Tuesday, June 03, 2008

“ARE YOU READY FOR THE NEXT PRESIDENT OF THE USA?”

Those are the words with which Hillary Clinton was introduced tonight by her campaign manager. Earlier in the day, Hillary decided to tell the nation that she was indeed “open” to the Vice Presidential job. So what are we to make of these inconsistent messages? That Hillary expects to gain the Democratic nomination for President in 2008? That Hillary hopes to be the VP nominee instead?

Personally, I doubt that either will happen. At least I’m hopeful that neither will happen. But this much is clear: Hillary is not ready to relinquish her position at the front of our political stage.

By any rights, tonight was supposed to be the night when all attention was focused on Barack Obama, who FINALLY reached the necessary number of delegates to claim the nomination. Hillary’s people moved back the goal posts this weekend to make it harder for Barack to clinch, but when we woke up this morning, we still had reason to believe that Barack might clinch before the end of the evening. Sure enough, the networks are saying that he has indeed garnered the necessary number of delegates to gain a new title: Presumptive Nominee. That means that for the first time in our nation’s history, a black man has attained the honor of being a Presidential nominee by a major political party. Time for a celebration, right?

It should be. But something still seems a bit off kilter, even if you love Barack (as I do). Until Hillary decides how she’s going to play her hand, this will still feel less like a celebration than the continued unwinding of a very bizarre drama, a drama focused on a married couple whose larger-than-life egos are on display 24/7. Yesterday was Bill’s day as he unleashed a barrage of vitriol aimed at a reporter. Today was Hillary’s. She made it known that, for the conceivable future, the story wouldn’t be McCain versus Obama but whether Obama would choose as a running mate the person “who has gained more popular votes in primaries than any candidate in American history.”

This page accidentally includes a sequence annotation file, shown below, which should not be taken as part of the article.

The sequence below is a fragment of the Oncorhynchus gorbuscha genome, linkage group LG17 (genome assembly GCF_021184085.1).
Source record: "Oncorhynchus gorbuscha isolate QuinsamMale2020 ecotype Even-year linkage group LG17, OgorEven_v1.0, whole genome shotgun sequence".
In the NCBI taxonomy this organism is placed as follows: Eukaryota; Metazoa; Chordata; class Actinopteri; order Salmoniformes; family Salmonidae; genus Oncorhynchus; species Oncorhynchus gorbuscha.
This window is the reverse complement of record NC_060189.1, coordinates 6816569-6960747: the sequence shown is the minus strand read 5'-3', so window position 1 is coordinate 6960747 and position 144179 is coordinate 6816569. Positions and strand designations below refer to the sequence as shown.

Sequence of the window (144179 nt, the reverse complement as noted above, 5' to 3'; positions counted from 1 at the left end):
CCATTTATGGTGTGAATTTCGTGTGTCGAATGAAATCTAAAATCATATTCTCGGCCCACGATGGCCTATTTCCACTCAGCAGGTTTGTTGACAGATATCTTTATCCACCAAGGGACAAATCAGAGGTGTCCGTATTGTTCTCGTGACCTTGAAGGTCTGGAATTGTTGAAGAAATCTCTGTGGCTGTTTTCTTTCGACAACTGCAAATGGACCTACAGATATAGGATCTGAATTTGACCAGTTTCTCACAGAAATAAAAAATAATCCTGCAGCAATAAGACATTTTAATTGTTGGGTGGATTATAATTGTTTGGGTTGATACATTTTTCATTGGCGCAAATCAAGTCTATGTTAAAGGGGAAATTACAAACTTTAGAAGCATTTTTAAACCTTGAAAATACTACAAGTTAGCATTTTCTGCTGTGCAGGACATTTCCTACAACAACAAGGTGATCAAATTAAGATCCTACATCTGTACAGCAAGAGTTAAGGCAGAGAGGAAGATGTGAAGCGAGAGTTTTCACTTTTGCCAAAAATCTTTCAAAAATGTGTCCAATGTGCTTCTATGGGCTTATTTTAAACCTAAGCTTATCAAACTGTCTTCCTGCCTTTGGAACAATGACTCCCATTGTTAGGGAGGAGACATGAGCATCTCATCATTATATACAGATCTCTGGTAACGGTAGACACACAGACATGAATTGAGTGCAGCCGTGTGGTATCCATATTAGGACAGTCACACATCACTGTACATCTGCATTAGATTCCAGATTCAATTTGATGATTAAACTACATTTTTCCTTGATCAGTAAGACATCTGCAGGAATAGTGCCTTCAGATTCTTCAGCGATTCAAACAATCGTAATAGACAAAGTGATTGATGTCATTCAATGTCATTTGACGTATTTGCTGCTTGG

Folks, for as long as I’ve been alive, it has been the Presumptive Nominee’s prerogative to select his party’s VP nominee. Nobody has ever questioned that right. But now, I fear we are beginning the process of listening to one pundit after another strongly suggest that if Obama knows what’s good for him – i.e., if he wants to win – he will select Hillary. The pressure may well weigh on him like a block of lead. Still, this is a guy who rises to the occasion more often than not. My bet is that he’ll bite the bullet, nominate someone not named Clinton, and put up with the cries of “sexism” and the like.

To any Hillary fan who threatens to vote for John McCain as long as Barack doesn’t comply with all of Hillary’s demands, I have but one thing to say: don’t let the door hit your tushies on the way out. It’s time for Barack to show that he can stand up to Hillary’s rage-brigade. Later, it will be time for him to stand up to the world’s tyrants oversees. But just as there is a time to show courage, there is also a time to talk. Let’s pray that when Barack and Hillary talk, they can reach an agreement whereby Hillary can get what she needs (say, an agreement on paying down her debt), and Barack gets what the nation needs – a team player as Vice President.

4 comments:

Spinoza Freak said...

Well said, Dan. Now lets get on with the nation's business. Enough of "One Day in the Life of . . . " the world's most visible housewife.

Daniel Spiro said...

Spinoza freak,

I think we have about one more week of all Hillary all the time. Then it should calm down. McCain is already running ads showing Hillary basically say that she and McCain are qualified to be Commander and Chief but Barack is not. I really don't see Barack putting her on the ticket. I'd be surprised if it isn't one of the following:

Webb
Richardson
Strickland

YoungMan said...

Dan,

I've rethought Webb...his mysogyny probably keeps him out. Its more likely Tim Kaine, or even Mark Warner if a Virginian.

y not rendell?

Daniel Spiro said...

Youngman,

Webb has a lot of charisma. He does really well with the pugilist, Scotch-Irish crowd who has been hammering Barack in states like PA, OH, WV and rural Virginia. He is viewed as strong on defense, but wise on Iraq. He is seen as a foreign policy guy.

But yes, he has made some comments that will tick off the other group that isn't yet sold on Barack -- feminists. No argument that Barack will consider that as a serious drawback to selecting him.

Rendell? I'm trying to be diplomatic about Hillary's supporters. Unity, right? But I don't think Rendell would wear well as part of an Obama campaign. The dude strikes me as a throwback to the days of Boss Tweed. I see him as an anti-change candidate who we would don't need at a time when change is warranted and desired.